THE BREAKFAST CLUB just turned 30! I wrote a short piece about the experience of teaching a film I adored in my youth to a brand new generation of students. The big surprise? They loved it as much as I do:
“It’s a hard thing, teaching students of another generation about a movie you loved as a child. Indeed, whenever I teach a film that I loved passionately in my youth—”E.T.”, “Star Wars,” and “Fast Times at Ridgemont High”—I try to divorce my affective attachment to it from my pedagogy. It’s not that I don’t let students know when I truly love a film—I gush about “Breathless” and “Double Indemnity” and “Killer of Sheep.” It’s just that I don’t trust the tastes I cultivated during my youth, back when my raw, hormonal heart dictated the music I listened to and the movies I watched. My undeveloped cinematic palate is somehow less authentic, at least to the teacher in me, than the tastes I formed post-college, when I began to study the cinema as a critical object. So I overcompensate for the love object. I try to point out its flaws ahead of time, to prepare myself for disappointment. I am sure they will find “The Breakfast Club” racist, close-minded, and unsatisfying. They will surely shit on my youth.”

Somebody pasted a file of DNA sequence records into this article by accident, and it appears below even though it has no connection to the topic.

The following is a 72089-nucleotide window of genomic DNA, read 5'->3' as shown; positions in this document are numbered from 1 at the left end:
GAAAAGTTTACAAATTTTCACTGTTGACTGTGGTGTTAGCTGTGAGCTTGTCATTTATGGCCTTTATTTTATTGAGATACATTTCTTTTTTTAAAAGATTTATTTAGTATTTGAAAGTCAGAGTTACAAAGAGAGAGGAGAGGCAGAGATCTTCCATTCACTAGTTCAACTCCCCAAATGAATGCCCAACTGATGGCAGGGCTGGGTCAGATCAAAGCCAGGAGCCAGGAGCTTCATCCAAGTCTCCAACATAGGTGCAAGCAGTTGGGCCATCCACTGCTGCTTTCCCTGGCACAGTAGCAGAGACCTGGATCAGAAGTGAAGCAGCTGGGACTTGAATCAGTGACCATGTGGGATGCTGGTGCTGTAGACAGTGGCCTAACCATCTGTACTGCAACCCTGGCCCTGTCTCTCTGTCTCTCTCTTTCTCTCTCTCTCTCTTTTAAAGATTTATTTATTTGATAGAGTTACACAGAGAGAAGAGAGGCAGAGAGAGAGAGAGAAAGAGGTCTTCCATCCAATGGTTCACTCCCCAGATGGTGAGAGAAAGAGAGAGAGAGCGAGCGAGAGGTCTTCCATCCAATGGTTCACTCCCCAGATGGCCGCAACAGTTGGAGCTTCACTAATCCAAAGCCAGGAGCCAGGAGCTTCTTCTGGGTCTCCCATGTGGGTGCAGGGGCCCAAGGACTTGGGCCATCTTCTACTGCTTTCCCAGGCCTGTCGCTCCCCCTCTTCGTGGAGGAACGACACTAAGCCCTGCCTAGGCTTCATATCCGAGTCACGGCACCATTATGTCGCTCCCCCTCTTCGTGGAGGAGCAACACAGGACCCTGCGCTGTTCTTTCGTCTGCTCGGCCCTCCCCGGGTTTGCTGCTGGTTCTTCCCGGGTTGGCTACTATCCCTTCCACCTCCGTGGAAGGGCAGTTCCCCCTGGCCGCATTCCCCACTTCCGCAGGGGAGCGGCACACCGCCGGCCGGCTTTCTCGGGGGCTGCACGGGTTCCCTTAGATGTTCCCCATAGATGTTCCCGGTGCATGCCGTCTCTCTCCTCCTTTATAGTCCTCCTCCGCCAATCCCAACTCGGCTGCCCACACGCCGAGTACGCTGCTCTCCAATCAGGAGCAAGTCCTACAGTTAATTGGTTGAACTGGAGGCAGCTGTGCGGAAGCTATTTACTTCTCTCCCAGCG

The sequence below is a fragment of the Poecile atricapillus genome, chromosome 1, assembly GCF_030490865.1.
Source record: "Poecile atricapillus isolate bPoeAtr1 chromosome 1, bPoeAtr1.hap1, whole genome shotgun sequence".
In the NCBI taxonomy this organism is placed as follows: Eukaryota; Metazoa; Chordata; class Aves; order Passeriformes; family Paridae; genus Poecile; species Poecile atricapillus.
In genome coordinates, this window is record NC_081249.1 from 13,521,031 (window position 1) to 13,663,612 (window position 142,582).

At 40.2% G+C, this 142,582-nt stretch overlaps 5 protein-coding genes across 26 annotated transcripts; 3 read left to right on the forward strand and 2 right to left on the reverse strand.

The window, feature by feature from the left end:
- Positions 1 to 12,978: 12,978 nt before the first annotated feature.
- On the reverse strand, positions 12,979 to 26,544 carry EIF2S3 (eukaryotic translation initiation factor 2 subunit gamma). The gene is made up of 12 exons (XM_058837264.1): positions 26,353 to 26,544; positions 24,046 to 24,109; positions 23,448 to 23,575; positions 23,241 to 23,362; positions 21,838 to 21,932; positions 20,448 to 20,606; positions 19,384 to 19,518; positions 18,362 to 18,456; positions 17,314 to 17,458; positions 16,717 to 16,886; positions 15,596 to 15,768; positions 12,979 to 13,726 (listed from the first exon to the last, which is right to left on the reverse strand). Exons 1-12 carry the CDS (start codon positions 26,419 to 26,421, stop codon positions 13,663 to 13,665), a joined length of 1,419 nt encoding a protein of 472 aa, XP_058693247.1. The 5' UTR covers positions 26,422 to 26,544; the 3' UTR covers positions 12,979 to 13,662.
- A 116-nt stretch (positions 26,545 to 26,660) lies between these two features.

Read the full piece here.